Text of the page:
Lot Number

2001 Lamborghini Diablo VT 6.0

Sold For $291,500

Inclusive of applicable buyer's fee.

RM | Sotheby's - ARIZONA 19 - 20 JANUARY 2017

Chassis No.
  • Less than 9,300 original miles
  • Rare and impressive Grigio Antares over black leather
  • Blue carbon fiber rear spoiler

575 hp, 5,992 cc DOHC 60-degree V-12 engine, five-speed manual transmission, independent double-wishbone front suspension, independent double-wishbone rear suspension, and four-wheel Brembo ventilated and perforated disc brakes. Wheelbase: 104.15 in.

Following up on the legendary Countach’s impressive 16-year production run, Lamborghini’s next V-12 creation had big shoes to fill. Luckily, the Diablo proved to be Sant’Agata’s most impressive supercar to date. With 485 horsepower, a 0–60 time of four seconds, and a top speed of 204 mph, it was a drastic improvement over the outgoing model. Power was supplied to the wheels via the famous Bizzarrini-designed Lamborghini V-12. In this iteration, the engine was increased to 5.7 liters and featured multi-port fuel injection for all markets. A five-speed manual was the only transmission on offer. Improved drivability and increased luxuries were other important focal points of the car’s development. Adjustable seats and steering wheel now meant that the occupants could sit in greater comfort. Single-pane electric power windows and an unblocked rear window allowed the driver to view out of the car, with vastly improved visibility over the Countach.

The Diablo is a continuation of classic Lamborghini angular design. Marcello Gandini, who had penned the Miura and Countach, was contracted again to take on the challenge of designing the company’s flagship offering. Many elements were carried over from the Countach, such as the scissor doors, angular rear wheel arches, as well as the forward driving position. However, gone also were the large fender flares and boxed intakes. Instead, all of the ducting was now integrated and the few curves were no longer subtle.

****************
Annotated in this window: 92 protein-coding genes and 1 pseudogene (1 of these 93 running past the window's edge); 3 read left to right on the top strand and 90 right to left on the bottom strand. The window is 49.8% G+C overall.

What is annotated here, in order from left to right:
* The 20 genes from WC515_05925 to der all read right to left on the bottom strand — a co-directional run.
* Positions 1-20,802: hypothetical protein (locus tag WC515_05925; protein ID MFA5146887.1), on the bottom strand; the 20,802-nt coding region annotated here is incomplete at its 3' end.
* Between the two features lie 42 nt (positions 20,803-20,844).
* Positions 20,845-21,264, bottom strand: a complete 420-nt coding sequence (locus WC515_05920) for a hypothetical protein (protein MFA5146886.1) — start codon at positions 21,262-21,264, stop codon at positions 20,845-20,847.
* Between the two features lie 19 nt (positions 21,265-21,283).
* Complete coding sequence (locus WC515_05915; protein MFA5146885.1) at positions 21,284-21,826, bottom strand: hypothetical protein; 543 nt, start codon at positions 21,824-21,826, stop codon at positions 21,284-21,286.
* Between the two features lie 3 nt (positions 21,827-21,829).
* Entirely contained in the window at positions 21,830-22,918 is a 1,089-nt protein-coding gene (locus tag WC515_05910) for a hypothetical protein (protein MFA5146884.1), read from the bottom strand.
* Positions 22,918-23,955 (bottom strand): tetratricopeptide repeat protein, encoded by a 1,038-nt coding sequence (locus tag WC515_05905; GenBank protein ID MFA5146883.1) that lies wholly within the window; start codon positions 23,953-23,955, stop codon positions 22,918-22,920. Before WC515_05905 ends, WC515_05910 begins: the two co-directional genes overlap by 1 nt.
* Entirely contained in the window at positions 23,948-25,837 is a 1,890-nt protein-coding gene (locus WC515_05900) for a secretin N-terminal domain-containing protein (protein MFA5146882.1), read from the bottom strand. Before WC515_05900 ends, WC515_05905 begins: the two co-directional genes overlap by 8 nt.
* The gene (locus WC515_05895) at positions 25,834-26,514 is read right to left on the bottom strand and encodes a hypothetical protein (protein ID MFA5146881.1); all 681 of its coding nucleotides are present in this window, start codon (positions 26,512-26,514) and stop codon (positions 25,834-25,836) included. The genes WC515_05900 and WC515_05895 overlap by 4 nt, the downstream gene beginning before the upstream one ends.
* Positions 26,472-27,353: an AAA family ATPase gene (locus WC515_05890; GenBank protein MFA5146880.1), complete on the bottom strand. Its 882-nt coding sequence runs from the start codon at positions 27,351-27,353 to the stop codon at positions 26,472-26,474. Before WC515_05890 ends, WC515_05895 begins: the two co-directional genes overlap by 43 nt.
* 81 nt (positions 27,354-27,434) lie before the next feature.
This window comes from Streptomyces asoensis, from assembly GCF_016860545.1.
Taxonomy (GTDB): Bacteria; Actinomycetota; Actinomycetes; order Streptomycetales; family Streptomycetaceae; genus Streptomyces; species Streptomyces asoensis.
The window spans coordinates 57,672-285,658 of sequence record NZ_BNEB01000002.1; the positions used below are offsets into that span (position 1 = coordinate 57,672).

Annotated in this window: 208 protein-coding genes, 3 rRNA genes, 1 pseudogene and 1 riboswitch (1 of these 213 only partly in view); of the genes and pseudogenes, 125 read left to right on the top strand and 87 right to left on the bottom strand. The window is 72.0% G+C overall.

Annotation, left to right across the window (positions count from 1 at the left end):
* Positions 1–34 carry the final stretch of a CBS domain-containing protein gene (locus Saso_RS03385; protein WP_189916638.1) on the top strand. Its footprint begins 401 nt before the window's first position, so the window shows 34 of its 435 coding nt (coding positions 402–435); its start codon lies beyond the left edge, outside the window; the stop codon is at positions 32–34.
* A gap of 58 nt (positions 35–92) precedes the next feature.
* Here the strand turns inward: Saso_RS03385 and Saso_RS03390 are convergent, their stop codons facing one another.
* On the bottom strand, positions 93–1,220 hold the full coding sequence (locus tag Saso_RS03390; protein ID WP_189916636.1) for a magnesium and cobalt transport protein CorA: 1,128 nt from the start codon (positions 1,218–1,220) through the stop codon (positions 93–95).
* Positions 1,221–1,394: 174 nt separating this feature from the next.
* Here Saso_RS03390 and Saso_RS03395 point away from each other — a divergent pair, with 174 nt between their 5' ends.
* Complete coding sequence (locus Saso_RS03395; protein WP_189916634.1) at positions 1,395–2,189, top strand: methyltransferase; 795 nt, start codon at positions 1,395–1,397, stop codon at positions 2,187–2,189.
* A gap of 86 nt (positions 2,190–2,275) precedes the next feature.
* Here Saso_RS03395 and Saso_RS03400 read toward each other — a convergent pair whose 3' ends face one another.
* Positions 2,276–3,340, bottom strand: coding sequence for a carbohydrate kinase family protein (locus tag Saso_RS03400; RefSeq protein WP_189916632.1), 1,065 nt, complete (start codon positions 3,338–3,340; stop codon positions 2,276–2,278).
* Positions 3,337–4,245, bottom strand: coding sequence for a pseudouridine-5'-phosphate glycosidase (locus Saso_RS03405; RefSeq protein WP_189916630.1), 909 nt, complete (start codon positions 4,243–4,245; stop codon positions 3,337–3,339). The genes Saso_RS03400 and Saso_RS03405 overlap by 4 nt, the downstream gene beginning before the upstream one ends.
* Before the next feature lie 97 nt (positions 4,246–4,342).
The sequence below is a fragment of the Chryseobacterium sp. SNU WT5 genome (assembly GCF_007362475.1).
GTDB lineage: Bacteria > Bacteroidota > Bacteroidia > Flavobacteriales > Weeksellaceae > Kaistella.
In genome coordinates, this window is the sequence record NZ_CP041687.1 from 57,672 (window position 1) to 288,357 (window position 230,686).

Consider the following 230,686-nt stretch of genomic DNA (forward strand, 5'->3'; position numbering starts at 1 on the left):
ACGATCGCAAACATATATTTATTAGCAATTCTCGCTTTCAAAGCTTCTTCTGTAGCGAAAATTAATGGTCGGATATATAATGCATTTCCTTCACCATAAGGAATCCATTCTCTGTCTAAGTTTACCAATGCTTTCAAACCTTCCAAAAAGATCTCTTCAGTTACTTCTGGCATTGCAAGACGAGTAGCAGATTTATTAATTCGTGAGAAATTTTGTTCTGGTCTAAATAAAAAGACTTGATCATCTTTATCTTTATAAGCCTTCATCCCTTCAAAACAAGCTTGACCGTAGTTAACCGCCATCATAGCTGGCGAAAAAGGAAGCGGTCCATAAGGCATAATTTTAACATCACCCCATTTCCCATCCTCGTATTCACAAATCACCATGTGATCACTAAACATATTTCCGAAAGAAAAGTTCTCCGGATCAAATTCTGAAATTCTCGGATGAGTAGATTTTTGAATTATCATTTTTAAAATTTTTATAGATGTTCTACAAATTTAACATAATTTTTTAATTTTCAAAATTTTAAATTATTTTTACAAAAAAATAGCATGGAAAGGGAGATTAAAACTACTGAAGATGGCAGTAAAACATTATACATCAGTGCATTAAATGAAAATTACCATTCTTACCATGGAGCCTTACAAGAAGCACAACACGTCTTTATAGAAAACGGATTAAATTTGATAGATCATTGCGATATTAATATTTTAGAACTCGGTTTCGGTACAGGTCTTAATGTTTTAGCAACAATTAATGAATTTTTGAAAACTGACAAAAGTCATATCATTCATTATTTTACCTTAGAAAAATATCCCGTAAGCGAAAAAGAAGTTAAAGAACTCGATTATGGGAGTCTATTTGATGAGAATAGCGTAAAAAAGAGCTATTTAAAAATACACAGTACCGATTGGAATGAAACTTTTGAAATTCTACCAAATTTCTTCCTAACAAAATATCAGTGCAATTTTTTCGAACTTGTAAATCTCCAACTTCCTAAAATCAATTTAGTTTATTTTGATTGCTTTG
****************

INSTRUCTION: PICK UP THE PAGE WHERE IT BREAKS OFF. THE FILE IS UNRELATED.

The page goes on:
Throughout the 11-year production cycle, the Diablo saw many improvements. All-wheel drive became available in 1993 on the VT model, which utilized a modified version of the LM002’s viscous center differential set up to send as much as 25 percent of the power to the front wheels. Two facelifts occurred in the late 1990s, and for the 1999 model year, all Diablos lost pop-up headlamps. Fixed composite units took their place alongside a heavily refreshed interior. The final two years of production featured a refined and modernized exterior, thanks to Luc Donckerwolke taking over the reins of Lamborghini design.

The VT available here is finished in a rare and desirable Grigio Antares over a black interior. The final production run of Diablos were installed with a 6.0-liter version of the Lamborghini V-12. Updated ECU software and new intake and exhaust systems, in conjunction with a refined variable valve timing system, allowed the power plant to produce a staggering 575 horsepower.

Thanks to Audi’s financial and engineering support, the VT 6.0 has proved to be the highest quality Diablo ever offered, making this 9,300 original mile vehicle a must-have.

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